I bet 500 in the pot of 875, and he called fairly quickly, further convincing me that he didn’t have a tough decision to make earlier in the hand and that the slow check was just an attempt to slow me down.

The turn was an non-heart 4, and he checked to me instantly. I checked behind because I wasn’t terribly sure of my read and because I wanted to keep the pot small. Encouraging him to bluff the river with missed over cards and flush draws was also a good reason. Most players will never bet a small pair for value on a board like this, so I could call a bet on most river cards, knowing that I was beating his range easily if he bet.

The river was another off suit 4, and this changed things quite a bit. He would now check any ace and probably call a bet, bet his busted flush draws for fear that I had an ace, and bluff with 33 and 22 while check-calling with 55, 66, 77, 88, or 99. Unless he made some miracle like trip fours from his busted flush draw, or my read was bad and he did have a ten, I was set up perfectly to call any bet and check behind any check. If he checks I usually lose, but I am just throwing money away bluffing in this spot when almost all of his checking range will call a bet and beat me.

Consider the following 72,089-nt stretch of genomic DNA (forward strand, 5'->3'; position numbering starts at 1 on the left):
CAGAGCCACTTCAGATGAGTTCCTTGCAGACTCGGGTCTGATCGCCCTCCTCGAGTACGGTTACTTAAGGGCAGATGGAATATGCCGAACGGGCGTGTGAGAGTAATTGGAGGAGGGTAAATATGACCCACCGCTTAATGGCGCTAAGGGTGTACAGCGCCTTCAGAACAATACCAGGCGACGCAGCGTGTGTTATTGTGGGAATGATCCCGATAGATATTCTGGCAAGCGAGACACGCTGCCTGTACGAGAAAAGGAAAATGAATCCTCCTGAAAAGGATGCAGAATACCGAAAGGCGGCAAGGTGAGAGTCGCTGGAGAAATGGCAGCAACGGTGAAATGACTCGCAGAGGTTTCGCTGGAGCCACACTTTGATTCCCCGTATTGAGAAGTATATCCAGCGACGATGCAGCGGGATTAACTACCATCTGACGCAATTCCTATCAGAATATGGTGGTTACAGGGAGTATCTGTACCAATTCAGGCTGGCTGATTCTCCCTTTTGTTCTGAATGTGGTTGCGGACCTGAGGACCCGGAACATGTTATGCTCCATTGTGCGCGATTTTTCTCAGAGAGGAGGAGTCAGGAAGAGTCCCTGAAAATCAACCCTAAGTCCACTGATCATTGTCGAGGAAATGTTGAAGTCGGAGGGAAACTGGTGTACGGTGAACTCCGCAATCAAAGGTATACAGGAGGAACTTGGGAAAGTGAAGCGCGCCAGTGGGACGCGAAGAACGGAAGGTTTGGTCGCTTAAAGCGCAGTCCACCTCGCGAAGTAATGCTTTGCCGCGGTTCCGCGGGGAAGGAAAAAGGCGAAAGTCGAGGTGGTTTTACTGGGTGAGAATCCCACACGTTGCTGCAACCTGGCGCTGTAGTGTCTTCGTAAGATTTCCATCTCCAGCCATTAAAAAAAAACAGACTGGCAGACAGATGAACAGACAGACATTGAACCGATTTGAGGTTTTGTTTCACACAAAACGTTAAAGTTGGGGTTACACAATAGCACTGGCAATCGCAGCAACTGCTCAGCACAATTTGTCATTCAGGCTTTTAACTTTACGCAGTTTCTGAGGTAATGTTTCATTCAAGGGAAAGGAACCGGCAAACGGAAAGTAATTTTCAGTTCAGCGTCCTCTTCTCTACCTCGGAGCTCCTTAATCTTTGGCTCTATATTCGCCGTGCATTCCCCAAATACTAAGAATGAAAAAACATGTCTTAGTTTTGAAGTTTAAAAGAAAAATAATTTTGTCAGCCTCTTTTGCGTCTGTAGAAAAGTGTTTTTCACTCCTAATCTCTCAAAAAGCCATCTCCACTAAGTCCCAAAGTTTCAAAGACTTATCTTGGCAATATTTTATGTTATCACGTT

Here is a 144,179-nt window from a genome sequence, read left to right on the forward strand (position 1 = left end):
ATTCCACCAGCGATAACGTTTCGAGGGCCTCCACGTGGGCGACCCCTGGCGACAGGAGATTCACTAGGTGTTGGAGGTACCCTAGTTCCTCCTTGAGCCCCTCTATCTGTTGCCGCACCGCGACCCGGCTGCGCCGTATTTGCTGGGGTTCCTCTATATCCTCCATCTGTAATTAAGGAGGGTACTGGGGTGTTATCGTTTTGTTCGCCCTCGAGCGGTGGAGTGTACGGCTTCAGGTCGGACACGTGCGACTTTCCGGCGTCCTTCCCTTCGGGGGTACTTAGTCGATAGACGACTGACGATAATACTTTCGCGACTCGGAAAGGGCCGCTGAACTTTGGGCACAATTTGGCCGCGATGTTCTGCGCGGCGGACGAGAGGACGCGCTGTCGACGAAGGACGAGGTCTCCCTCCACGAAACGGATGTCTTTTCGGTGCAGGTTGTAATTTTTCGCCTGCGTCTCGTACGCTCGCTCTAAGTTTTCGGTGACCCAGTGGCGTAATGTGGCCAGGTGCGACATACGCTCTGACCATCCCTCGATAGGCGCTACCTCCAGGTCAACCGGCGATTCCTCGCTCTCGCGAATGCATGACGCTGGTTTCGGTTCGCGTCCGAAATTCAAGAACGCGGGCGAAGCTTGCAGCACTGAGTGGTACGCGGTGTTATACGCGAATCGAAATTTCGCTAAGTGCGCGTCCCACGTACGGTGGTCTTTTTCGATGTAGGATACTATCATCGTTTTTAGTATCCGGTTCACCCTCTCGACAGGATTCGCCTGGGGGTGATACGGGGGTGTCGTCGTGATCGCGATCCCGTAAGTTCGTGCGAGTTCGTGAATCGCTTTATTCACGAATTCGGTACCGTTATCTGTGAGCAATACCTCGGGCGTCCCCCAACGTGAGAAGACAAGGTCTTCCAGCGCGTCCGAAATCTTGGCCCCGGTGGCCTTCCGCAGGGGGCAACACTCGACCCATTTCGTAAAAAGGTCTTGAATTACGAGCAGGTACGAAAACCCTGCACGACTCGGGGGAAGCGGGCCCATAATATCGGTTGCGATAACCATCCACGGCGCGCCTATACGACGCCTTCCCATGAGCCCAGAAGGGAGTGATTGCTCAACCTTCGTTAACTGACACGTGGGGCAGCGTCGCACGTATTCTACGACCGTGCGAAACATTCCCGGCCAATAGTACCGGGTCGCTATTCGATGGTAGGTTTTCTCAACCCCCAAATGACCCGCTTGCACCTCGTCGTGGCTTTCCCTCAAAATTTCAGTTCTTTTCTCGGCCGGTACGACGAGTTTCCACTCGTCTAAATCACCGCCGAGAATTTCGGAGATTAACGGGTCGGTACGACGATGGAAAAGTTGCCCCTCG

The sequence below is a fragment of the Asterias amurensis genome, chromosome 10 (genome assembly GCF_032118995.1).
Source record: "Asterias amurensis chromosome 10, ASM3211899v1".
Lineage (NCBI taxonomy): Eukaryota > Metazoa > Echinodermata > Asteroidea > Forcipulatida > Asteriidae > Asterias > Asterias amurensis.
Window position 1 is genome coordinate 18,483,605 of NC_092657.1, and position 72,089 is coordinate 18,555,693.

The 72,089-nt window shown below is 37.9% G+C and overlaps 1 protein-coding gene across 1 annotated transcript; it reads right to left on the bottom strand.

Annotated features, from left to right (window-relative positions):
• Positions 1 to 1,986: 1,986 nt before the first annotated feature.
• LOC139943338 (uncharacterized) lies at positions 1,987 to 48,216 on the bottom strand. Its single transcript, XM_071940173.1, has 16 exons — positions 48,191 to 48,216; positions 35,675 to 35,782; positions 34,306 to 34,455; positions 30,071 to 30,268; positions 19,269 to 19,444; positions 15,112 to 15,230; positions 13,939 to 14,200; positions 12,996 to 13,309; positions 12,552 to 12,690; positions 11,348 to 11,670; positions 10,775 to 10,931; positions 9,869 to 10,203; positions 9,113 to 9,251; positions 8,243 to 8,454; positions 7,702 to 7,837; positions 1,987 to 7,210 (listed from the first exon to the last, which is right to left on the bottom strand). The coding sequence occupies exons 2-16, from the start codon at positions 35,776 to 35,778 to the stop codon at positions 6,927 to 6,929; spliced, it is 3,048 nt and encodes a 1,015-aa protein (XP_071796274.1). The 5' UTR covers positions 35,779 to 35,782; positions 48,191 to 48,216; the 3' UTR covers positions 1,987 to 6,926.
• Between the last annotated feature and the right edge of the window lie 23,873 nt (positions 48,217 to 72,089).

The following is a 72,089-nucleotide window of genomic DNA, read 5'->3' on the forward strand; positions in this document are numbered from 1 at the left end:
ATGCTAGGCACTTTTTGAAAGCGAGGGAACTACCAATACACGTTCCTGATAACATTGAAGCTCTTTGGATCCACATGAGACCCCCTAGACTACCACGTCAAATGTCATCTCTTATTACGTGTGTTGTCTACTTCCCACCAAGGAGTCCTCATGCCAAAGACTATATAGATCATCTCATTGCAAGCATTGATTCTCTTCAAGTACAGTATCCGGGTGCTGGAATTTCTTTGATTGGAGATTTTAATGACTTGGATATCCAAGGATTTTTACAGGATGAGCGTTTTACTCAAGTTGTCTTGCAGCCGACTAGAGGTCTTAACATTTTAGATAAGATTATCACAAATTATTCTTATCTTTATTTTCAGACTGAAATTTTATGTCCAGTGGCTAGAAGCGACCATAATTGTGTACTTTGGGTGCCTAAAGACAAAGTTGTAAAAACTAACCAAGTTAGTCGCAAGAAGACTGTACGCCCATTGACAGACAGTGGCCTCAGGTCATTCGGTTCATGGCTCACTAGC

This is one of the spots where I don’t have much of a hand, only ace-high, but I am ecstatic to see my opponent bet the river. I watched his eyes count the pot, and he bet 1625 into a pot that was 1875. I stopped, thought back through the hand to be sure that this was a good spot to call light, decided that it was, and called. I genuinely expected to see 22 or 33 most of the time, and grinned a little (only on the inside) when he showed me a pair of deuces that had been counterfeited by the double board pair. I won the pot and was up over 18,000.